Weekly Reading Round-Up : 03/01/2020 – 03/07/2020

I’ll be the first to admit that most weeks these Round-Up columns are just my way of keeping up with what’s happening in the comics mainstream, and truth be told my “pull list” is so small compared to that of many of my readers that I often have a difficult time finding four books that I even feel like talking about. This week was a glorious exception, however — one of those weeks where yeah, I maybe spent a little too much, but I was reminded of why I even stick with the ritual of heading down to my LCS on Wednesdays in the first place. Yeah, we all know that small-press comics are cool, but ya know what? The “Big Two” and the major indies still put out some damn good stuff too, and this week they hit us with four first issues that are well worth anyone’s time and money —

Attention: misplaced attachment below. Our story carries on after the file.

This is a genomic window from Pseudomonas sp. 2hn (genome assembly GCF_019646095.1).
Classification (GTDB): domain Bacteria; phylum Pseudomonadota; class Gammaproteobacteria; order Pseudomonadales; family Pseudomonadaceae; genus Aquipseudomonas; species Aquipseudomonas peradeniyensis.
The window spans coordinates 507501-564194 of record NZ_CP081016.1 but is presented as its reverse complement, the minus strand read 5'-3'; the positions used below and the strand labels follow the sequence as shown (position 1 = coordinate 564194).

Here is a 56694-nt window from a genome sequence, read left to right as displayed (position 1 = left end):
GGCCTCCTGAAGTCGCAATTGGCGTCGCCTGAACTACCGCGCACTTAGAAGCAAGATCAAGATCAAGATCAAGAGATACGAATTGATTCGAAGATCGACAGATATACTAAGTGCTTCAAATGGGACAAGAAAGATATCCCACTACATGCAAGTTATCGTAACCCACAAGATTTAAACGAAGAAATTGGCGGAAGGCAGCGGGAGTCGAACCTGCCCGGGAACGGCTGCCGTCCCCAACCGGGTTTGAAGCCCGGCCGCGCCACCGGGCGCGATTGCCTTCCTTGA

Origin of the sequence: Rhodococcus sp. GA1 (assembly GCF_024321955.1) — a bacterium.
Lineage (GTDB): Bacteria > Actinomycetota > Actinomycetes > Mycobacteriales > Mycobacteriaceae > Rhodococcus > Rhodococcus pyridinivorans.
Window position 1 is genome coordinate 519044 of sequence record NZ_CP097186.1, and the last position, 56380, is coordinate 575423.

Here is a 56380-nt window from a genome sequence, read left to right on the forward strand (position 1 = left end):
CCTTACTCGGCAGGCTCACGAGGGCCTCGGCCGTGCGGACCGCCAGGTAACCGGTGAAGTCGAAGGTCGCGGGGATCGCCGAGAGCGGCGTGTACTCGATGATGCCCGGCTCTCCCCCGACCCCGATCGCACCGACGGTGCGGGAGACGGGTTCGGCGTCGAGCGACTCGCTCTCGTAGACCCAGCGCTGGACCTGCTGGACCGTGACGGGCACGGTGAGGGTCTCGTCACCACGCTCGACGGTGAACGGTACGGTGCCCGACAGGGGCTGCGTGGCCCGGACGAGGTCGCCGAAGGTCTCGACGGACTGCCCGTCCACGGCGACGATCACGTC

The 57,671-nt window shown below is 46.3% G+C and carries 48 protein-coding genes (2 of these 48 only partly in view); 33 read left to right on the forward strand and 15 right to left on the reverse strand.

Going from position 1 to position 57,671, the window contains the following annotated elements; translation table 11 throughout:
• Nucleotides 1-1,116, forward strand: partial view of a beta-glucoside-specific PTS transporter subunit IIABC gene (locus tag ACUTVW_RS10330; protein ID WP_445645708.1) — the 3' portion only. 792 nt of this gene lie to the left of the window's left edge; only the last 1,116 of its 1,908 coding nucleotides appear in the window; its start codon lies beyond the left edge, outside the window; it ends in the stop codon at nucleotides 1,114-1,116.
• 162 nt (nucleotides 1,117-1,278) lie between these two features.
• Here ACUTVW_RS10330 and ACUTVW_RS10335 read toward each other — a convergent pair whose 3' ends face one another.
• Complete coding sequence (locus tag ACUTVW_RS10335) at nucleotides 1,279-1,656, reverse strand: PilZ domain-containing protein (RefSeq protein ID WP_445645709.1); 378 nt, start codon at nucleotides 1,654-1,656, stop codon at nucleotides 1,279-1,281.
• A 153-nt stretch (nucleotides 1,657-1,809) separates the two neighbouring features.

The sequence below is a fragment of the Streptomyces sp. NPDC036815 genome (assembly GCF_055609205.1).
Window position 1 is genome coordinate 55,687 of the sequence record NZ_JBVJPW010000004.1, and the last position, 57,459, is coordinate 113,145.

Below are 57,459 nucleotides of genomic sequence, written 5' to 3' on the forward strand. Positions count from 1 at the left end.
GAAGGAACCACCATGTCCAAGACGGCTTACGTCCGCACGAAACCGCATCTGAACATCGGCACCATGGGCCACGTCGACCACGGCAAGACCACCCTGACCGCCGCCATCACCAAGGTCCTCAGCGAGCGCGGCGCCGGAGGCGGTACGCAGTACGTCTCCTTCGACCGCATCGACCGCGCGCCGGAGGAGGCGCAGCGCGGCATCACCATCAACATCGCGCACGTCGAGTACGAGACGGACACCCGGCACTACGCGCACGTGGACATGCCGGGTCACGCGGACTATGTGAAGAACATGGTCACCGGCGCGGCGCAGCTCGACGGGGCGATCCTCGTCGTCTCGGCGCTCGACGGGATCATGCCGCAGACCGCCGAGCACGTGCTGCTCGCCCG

I wasn’t necessarily expecting a whole lot from Strange Adventures #1, being one of those crusty holdouts who didn’t find much value in Tom King and Mitch Gerads’ much-hyped Mister Miracle (although I should state, for the record, that I found The Sheriff Of Babylon to be compelling — if gutlessly apolitical — reading), but I dunno : maybe it’s the addition of Evan “Doc” Shaner to the line-up, or maybe this team just has a better handle on Adam Strange as a character, but whatever the reason, this DC Black Label debut hit all the right notes for me. The overly-forced nature of King’s pseudo-“naturalist” dialogue appears to have given way to actual naturalism here, and the decision to split the art chores (Gerads doing the sequences taking place on Earth, Shaner cutting loose with the Silver Age stylings on the pages set on the war-torn world of Rann) is looking, so far, like a stroke of genius. Is Adam Strange a hero, or a war criminal? We have no idea yet, but I think I’m probably gonna be down to spend the next year finding out. Oh, and there’s a pretty solid Earth-bound murder mystery going on in the background, as well. This is how you do super-hero revisionism right.